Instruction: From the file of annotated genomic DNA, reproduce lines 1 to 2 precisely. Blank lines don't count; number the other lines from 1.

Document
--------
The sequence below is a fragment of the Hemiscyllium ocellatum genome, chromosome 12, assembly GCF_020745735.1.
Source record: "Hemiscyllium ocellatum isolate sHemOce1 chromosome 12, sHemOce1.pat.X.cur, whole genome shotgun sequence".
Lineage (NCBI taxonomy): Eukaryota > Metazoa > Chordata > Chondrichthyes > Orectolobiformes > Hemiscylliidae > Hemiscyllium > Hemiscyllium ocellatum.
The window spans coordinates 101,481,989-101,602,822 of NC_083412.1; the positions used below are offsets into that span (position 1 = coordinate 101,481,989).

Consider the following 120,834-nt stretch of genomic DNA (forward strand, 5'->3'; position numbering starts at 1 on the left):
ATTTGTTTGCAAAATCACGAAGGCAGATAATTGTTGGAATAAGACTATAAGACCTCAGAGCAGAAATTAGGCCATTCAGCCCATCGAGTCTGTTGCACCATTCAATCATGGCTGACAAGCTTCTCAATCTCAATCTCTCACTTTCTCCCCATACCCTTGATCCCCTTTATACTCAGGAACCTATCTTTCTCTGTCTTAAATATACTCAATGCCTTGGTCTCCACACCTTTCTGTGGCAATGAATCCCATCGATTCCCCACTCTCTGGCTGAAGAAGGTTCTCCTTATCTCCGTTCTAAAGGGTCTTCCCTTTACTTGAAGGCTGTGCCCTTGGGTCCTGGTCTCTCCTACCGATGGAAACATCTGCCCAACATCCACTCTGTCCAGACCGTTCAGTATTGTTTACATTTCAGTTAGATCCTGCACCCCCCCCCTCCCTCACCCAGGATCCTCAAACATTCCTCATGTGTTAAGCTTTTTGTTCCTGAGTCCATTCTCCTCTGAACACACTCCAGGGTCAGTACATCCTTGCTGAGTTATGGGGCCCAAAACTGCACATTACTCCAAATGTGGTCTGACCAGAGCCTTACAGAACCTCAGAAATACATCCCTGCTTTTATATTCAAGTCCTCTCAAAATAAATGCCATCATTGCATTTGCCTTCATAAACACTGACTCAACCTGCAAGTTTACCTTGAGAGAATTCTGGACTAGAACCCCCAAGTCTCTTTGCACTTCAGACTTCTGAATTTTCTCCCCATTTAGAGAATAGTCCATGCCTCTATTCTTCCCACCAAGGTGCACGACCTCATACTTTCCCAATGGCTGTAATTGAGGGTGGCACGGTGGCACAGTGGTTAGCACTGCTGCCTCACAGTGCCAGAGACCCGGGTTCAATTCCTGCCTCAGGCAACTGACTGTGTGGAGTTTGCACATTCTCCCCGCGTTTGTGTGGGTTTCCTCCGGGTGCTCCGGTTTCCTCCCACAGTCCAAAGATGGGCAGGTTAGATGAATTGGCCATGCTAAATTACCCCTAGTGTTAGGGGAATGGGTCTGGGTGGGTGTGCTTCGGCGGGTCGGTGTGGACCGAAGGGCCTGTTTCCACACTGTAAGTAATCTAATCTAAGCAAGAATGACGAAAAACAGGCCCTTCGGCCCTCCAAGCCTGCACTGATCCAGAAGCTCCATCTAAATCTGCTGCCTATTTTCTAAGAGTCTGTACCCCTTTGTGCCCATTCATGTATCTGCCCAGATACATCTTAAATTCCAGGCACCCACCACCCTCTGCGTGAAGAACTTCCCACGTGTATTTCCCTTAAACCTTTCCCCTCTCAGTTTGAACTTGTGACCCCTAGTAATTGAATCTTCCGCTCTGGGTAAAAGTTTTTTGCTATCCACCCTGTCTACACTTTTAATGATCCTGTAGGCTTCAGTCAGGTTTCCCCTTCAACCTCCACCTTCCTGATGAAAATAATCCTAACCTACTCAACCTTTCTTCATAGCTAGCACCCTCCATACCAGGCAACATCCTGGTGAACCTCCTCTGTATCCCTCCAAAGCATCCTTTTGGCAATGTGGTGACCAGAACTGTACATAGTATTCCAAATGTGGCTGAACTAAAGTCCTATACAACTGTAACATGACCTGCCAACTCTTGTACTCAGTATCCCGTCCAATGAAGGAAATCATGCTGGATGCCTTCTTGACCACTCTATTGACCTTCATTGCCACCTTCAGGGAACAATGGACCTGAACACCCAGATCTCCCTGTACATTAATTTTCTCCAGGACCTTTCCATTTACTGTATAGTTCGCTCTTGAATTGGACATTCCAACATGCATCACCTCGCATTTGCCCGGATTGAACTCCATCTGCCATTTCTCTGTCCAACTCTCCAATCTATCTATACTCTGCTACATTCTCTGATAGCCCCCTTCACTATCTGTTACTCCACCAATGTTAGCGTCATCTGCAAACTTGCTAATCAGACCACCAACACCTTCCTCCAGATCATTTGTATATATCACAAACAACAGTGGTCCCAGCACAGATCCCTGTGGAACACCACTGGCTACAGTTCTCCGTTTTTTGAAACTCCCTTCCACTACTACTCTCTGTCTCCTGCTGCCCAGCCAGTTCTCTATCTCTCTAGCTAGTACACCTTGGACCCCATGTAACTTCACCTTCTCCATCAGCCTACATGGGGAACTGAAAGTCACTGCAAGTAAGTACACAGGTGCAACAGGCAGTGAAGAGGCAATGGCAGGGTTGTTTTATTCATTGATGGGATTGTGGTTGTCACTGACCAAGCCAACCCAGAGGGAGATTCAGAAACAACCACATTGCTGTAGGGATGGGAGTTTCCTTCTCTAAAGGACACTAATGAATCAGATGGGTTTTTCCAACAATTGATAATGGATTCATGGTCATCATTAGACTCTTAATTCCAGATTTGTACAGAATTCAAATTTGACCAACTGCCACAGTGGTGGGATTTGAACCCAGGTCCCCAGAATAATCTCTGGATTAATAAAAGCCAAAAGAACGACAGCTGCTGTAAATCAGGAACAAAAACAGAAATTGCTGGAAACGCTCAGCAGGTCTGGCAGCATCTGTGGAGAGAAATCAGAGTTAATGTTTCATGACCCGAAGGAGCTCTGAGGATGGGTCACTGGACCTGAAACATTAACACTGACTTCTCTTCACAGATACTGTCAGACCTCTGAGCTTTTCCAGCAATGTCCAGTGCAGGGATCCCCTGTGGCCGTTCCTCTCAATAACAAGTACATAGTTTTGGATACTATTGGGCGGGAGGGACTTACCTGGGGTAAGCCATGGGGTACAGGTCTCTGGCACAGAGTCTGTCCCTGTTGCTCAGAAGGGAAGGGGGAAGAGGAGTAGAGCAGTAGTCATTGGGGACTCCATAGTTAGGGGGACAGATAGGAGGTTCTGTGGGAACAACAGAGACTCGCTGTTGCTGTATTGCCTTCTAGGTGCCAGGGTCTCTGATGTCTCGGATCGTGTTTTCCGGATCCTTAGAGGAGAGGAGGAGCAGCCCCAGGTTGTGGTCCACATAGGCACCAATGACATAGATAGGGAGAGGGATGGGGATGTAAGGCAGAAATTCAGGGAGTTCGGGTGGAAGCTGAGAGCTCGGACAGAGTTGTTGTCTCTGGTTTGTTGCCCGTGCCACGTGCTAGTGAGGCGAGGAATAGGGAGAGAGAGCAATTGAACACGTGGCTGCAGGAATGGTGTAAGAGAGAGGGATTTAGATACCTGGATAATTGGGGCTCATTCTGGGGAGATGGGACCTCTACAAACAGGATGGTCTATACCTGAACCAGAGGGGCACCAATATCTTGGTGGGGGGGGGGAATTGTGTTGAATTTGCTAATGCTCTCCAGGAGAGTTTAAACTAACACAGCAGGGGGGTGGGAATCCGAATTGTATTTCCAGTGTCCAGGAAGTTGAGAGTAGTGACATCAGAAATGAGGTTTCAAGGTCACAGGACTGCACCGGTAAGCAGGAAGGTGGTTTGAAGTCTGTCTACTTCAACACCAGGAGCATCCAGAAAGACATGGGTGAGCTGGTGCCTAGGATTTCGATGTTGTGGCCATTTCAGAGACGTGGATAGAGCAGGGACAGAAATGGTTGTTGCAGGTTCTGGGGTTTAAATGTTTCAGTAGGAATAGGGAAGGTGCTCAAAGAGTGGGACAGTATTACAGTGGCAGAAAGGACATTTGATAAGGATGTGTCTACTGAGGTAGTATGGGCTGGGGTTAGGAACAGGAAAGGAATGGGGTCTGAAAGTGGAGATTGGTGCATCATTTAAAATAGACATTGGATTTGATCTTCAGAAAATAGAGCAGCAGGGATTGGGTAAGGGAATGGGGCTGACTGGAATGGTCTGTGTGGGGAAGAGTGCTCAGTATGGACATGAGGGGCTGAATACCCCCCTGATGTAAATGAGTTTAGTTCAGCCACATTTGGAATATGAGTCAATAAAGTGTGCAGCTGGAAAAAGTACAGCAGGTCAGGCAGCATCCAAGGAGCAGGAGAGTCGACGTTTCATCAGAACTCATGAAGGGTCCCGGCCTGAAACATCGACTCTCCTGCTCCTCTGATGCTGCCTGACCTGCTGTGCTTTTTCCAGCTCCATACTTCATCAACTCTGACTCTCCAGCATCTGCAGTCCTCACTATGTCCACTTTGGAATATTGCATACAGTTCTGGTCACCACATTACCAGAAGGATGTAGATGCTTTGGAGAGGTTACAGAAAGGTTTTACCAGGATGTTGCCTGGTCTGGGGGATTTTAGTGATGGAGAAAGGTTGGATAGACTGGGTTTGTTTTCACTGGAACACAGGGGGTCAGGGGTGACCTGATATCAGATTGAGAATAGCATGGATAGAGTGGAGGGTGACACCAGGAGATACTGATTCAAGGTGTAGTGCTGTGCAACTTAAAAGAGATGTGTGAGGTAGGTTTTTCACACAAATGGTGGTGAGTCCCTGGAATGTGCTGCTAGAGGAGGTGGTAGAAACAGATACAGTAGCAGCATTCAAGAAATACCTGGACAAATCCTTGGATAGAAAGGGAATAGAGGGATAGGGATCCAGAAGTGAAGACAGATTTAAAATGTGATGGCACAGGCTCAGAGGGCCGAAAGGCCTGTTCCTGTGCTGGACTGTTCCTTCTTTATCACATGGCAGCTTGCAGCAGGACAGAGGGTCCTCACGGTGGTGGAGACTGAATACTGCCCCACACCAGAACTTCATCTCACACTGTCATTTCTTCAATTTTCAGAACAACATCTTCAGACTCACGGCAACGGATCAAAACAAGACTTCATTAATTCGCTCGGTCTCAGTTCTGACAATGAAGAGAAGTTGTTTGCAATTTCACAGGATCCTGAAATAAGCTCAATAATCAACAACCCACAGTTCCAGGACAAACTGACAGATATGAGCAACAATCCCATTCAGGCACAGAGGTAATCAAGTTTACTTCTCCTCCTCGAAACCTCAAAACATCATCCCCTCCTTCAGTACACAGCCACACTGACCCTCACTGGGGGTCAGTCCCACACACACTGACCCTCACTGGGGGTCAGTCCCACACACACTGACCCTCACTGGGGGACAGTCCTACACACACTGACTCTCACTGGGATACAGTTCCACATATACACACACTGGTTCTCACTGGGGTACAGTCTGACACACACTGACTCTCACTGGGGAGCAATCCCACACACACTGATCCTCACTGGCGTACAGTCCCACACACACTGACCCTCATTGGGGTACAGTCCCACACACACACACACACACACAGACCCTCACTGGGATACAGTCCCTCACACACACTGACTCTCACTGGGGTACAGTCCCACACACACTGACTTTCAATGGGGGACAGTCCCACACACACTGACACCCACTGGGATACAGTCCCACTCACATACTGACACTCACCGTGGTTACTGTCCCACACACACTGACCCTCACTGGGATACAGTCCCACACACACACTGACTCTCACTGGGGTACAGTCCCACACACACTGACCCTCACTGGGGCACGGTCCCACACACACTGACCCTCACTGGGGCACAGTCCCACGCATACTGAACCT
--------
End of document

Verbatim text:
The sequence below is a fragment of the Hemiscyllium ocellatum genome, chromosome 12, assembly GCF_020745735.1.
Source record: "Hemiscyllium ocellatum isolate sHemOce1 chromosome 12, sHemOce1.pat.X.cur, whole genome shotgun sequence".